Circling Dresden: Kurt Vonnegut’s Armageddon In Retrospect

Kurt Vonnegut: Armageddon In Retrospect Kurt Vonnegut’s career–at least the most visible part of it–has been  bookended by Dresden. After being captured during the Battle of the Bulge, the author spent time in a POW camp in that city, watching it transformed literally overnight from a lively and lovely European city to a smoldering wasteland, incinerated by American bombs. He would return to Dresden in Slaughterhouse Five, the novel that made him a household name, and its streets and ghosts would return periodically to haunt his writing.

War and peace similarly stalk the pages of Armageddon in Retrospect. At its most effective–as in the photostat of a letter that Vonnegut wrote to his family at war’s end–it’s a snapshot of the fury and futility of war.

I don’t know offhand if Vonnegut was a fan of the late war journalist Ernie Pyle, but he shares Pyle’s eye for detail. He has no patience for the traditional tropes of war storytelling, skipping the empty heroism in favor of war as it’s experienced by those on the ground: long periods of boredom punctuated by mordant humor at one end of the spectrum, or sheer terror at the other. “Guns Before Butter,” for instance, works precisely because of Vonnegut’s attention to detail; like some of the GI’s that Pyle interviewed, the trio of POW’s in this story while away their days trading recipes and stories of the food on which they’ll gorge themselves when the war ends. And it’s the details that save the story, even with its predictable ending, as they do with a handful of others in this collection.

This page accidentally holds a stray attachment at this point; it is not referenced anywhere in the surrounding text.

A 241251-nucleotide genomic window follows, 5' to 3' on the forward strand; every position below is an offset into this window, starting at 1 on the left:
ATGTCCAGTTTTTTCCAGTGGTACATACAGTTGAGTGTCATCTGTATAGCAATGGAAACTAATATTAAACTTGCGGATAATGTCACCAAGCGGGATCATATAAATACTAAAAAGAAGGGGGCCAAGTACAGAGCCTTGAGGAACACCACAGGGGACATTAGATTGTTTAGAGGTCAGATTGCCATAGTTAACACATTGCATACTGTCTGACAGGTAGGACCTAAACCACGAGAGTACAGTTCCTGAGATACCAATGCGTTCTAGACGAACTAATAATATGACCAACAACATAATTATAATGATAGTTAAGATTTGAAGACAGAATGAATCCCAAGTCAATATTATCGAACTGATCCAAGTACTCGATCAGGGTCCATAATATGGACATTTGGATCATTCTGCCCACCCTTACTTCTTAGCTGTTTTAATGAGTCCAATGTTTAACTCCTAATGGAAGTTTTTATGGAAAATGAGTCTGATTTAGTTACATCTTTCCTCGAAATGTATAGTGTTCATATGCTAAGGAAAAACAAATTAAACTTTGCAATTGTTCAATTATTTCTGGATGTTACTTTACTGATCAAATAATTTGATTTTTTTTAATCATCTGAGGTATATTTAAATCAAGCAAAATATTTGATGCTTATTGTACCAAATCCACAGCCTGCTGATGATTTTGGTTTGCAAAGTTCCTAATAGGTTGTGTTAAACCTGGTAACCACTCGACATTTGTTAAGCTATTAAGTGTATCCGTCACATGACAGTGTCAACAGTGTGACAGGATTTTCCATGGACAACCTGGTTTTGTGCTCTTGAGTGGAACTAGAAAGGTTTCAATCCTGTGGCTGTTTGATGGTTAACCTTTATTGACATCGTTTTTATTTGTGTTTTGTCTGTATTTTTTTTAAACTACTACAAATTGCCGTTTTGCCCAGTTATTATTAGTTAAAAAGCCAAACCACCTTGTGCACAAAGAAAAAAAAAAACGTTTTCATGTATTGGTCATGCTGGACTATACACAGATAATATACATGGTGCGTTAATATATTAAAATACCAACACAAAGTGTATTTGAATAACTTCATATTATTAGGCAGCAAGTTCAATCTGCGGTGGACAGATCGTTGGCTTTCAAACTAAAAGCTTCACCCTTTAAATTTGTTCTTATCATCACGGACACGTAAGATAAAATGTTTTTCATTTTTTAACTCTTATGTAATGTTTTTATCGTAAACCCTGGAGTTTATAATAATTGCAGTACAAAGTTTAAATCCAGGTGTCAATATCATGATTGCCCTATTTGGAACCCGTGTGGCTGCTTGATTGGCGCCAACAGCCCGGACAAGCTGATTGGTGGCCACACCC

The book has its moments—the Irwin Shaw-inflected “The Commandant’s Desk” comes to mind—but some stories don’t come off nearly as well. Some of the writing here has relatively little heft. It’s alternately too much—trying too hard to be funny, or make a point—or not enough, taking an underdeveloped theme or a handful of bromides and trying to build a story around the bare bones.

The collection’s rougher bits are redeemed by “Wailing Shall Be In All Streets,” which is the book’s centerpiece, its center of gravity if you will. It’s a short piece, returning–as Vonnegut so often did–to Dresden. If some of the writing brings to mind (at least for this reader) Pyle, Bill Mauldin, or Vonnegut’s friend and contemporary Joseph Heller, this piece is more reminiscent of Edward R. Murrow’s broadcasts—during the Blitz, for instance, or the legendary broadcast from Belsen—during World War II. While Vonnegut’s dry humor crops up in places, there’s not a trace of melodrama, heroics, or any of the other crap that characterizes so much of war writing. Its power lies in its restraint.

Stripped to its barest essentials, the story is freed to simply bear witness. The words only suggest the sadness, anger and tension, only hint at the horror taking place just outside the frame of the narrative. And it’s fitting that it should be read here, and now; not only for the historical parallels, but also for its place in the writer’s life and career. Written before Slaughterhouse Five, “Wailing” brings Vonnegut’s writing life full circle, as both beginning and end of a long and highly varied career.

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